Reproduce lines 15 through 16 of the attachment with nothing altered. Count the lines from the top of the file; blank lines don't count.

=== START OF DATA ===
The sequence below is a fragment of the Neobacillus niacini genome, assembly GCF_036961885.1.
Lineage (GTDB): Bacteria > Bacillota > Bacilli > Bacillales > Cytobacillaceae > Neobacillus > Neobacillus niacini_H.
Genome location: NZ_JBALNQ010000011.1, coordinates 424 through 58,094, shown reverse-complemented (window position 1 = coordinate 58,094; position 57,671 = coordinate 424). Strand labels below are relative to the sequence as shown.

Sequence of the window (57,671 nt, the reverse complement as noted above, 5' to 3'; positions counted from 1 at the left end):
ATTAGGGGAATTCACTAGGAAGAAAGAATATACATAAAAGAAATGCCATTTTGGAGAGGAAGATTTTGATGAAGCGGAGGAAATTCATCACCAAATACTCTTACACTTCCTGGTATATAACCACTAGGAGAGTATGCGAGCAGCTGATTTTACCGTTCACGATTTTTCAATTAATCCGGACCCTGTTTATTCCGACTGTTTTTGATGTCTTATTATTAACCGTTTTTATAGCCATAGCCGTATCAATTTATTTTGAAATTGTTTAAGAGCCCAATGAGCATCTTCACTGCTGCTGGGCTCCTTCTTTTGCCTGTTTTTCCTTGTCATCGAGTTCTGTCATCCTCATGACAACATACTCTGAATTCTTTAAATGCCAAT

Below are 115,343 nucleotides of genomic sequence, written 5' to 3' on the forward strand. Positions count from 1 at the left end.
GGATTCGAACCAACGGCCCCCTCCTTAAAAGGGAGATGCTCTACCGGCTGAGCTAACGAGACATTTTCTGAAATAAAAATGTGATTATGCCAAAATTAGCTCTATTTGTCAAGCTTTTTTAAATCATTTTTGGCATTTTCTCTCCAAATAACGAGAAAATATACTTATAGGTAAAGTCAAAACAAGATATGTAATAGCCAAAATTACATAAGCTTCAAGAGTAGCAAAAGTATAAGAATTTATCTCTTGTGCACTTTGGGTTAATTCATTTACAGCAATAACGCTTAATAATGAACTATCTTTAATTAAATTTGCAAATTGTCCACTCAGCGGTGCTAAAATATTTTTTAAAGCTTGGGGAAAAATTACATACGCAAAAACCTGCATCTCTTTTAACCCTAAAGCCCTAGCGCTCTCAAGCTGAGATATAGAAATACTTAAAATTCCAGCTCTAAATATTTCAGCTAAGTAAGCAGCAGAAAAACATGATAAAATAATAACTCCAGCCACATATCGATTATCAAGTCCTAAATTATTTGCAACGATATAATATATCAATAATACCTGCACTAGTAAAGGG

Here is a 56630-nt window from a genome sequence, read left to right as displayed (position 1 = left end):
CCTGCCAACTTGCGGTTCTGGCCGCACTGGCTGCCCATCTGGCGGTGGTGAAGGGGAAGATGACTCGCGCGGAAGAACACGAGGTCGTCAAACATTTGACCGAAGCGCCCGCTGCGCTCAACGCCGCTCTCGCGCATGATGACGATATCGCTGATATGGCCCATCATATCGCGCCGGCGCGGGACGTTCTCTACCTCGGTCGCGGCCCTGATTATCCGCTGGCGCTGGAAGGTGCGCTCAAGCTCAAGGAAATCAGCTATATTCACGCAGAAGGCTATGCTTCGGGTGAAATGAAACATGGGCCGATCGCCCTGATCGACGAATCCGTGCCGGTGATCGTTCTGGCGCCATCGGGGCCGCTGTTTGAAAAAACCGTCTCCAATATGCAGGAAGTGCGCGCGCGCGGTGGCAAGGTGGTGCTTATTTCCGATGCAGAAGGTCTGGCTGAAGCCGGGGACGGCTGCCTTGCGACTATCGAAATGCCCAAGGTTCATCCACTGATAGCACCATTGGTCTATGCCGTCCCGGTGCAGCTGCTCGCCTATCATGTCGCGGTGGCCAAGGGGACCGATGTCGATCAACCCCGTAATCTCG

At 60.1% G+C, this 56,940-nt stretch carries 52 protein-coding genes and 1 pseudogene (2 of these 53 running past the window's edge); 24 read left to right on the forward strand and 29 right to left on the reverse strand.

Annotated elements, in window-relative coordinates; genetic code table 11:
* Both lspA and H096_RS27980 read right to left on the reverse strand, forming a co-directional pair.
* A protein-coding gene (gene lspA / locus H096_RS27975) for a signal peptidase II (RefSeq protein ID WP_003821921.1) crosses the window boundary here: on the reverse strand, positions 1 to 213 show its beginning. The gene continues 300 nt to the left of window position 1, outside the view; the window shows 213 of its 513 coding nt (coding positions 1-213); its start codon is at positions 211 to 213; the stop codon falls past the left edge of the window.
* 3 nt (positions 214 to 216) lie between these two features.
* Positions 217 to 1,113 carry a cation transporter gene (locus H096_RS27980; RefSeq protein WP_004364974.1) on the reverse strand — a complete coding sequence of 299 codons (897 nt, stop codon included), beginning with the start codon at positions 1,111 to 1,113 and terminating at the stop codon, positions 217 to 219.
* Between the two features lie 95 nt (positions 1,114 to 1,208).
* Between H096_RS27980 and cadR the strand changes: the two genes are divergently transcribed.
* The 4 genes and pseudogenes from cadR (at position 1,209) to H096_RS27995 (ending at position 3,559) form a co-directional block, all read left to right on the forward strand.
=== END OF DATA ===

* Positions 217 to 1,113 carry a cation transporter gene (locus H096_RS27980; RefSeq protein WP_004364974.1) on the reverse strand — a complete coding sequence of 299 codons (897 nt, stop codon included), beginning with the start codon at positions 1,111 to 1,113 and terminating at the stop codon, positions 217 to 219.
* Between the two features lie 95 nt (positions 1,114 to 1,208).